Image formation for the MARVELS instrument
MARVELS is designed to calculate stellar radial velocities by measuring the movements of stellar lines across the fringe pattern created by an interferometer. The interferometer provides high resolution information about the movement of the spectral lines.
The Basic Physics of MARVELS
Below are explanations of a few major diagrams excerpted from the presentation.
White starlight from the telescope enters the interferometer, which consists of a beamsplitter and two mirrors mounted on an optical bench. Half of the beam reflects off of mirror 1, which is completely vertical. The other half reflects off of mirror 2, which is slightly tilted back from the beamsplitter. The beams then recombine at the exit of the beamsplitter. The tilt of mirror 2 causes the optical path length of the beam reflecting off mirror 2 to vary in y (height above the optical bench). So, at a given wavelength, constructive and destructive interference will take place alternately as y increases. Note that the beam exiting the interferometer must be passed through a spectrograph in order for the detector to record the interference pattern at each wavelength (without the spectrograph, all the interference patterns would appear on top of each other). Note that the spectrograph need not be high resolution; the reason will be discussed below.
The combination of optical path differences and wavelength changes causes a diagonal pattern of constructive and destructive interference to appear. We call this pattern the, "interferometer comb," and any spectrum which has the interferometer comb overlaid is called a, "fringing spectrum." The diagrams above assumed completely white light from the telescope. However, the next diagram shows the introduction of light containing absorption features in the spectrum.
The features of special interest in a fringing spectrum with absorption lines are the intersections between the diagonal lines and the absorption lines. We have circled a few selected intersections in red, in order to focus our attention on their behaviour in the diagrams to follow (where we will shift the absorption lines over, as could result from a change in the radial velocity of the light source).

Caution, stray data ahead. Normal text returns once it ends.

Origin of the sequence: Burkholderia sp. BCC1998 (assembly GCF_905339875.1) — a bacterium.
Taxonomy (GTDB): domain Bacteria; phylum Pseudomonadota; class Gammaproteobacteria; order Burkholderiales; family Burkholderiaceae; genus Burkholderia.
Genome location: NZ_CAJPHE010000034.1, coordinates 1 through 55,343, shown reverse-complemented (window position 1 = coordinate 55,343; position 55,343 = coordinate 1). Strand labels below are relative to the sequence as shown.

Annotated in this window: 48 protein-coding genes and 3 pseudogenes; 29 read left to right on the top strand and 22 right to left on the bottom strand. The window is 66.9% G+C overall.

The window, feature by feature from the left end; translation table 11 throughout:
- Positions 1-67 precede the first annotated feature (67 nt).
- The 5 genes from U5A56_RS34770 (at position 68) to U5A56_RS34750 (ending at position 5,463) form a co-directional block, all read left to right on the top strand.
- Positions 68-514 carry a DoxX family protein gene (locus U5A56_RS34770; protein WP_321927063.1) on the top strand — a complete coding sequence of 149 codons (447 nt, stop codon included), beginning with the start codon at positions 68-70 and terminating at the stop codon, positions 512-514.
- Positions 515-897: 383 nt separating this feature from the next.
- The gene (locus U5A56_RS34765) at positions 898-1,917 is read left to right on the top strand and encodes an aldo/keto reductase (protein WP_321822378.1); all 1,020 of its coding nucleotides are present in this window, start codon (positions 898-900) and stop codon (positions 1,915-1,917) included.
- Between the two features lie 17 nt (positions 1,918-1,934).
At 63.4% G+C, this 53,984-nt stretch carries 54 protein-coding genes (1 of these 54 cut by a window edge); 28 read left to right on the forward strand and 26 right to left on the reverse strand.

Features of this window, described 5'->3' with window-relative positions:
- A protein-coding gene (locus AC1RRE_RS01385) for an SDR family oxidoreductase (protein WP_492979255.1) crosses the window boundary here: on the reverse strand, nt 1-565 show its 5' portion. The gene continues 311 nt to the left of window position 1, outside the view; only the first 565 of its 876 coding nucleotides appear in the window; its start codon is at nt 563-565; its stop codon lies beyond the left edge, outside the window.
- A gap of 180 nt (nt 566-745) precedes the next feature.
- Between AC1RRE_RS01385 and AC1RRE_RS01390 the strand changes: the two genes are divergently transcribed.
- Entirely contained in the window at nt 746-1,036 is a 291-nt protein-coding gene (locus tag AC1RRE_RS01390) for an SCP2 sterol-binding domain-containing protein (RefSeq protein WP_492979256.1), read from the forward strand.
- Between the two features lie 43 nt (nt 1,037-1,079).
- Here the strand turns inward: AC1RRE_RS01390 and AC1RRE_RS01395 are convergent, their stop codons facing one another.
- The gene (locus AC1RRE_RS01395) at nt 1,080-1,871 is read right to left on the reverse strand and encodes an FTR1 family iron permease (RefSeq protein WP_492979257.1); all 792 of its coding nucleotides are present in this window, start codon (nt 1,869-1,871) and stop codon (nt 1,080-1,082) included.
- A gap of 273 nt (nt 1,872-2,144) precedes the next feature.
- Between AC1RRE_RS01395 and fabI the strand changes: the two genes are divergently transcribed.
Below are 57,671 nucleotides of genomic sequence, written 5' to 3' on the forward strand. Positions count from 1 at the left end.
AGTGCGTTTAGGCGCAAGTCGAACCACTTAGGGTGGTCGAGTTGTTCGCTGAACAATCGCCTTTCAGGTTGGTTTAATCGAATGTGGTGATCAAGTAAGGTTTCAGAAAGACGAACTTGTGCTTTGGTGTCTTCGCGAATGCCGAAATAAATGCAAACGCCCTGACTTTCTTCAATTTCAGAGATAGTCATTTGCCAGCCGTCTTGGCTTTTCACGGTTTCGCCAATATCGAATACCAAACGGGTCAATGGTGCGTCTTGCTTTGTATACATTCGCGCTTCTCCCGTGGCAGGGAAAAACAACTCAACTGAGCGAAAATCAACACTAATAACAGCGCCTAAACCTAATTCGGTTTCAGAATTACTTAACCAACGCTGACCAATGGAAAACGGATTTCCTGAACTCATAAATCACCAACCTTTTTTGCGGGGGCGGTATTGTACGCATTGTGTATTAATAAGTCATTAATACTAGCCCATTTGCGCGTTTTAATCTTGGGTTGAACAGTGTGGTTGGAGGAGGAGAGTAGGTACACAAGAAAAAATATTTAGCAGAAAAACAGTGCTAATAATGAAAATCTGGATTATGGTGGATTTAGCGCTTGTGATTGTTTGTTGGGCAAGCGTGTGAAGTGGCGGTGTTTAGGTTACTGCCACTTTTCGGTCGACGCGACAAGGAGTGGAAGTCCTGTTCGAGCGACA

A shift in the x position of the stellar lines leads to a shift in the y position of the intersections equal to the x shift times the slope of the diagonal fringes. Because the slope of the diagonal fringes is high-- a slope of ~5 for MARVELS-- a small shift in the x position of the stellar lines leads to a larger shift in the y position of the intersections. This is why the MARVELS spectrograph does not need to be high resolution. The x shifts of the lines do not need to be measured with high accuracy, because the x shifts can be derived from the y shifts, and the y shifts are much easier to measure because they are five times larger.
Note that the diagonal pattern of constructive and destructive interference is not quite as stark as these simple diagrams show. In fact, there is a gradual change between completely constructive and completely destructive interference peaks. The actual variation in intensity with y (at a given wavelength) should be sinusoidal. Therefore, we can measure the movement of the intersections by fitting a sinusoidal model to the intensity data; the change in the phase of the sinusoid from epoch to epoch encodes the movement of the intersections, and hence, the radial velocity change.
MARVELS radial velocities (RVs) are differential measurements, based on the shift of a star's fringing spectrum at the current epoch relative to one from the template epoch. MARVELS observes individual patches of sky called fields. A MARVELS field consists of 60 stars. Each field is visited multiple times, roughly 20 to 40 epochs based on the field. A MARVELS image is composed of 120 individual spectra (2 for each star). The RVs for each star were derived based on multiple epochs (images) of fringing spectrum observations. DR11 used a preliminary version of our MARVELS DFDI (Dispersed Fixed-Delay Interferometry) pipeline, which is based on software from earlier DFDI prototype instruments (e.g., Ge et al. 2006). DR12 used a pipeline which only analyzed the collapsed 1-D spectrum, but calibrated the spectrograph dispersion on a more frequent basis. For a more complete description of the MARVELS project please refer to the MARVELS Project Overview.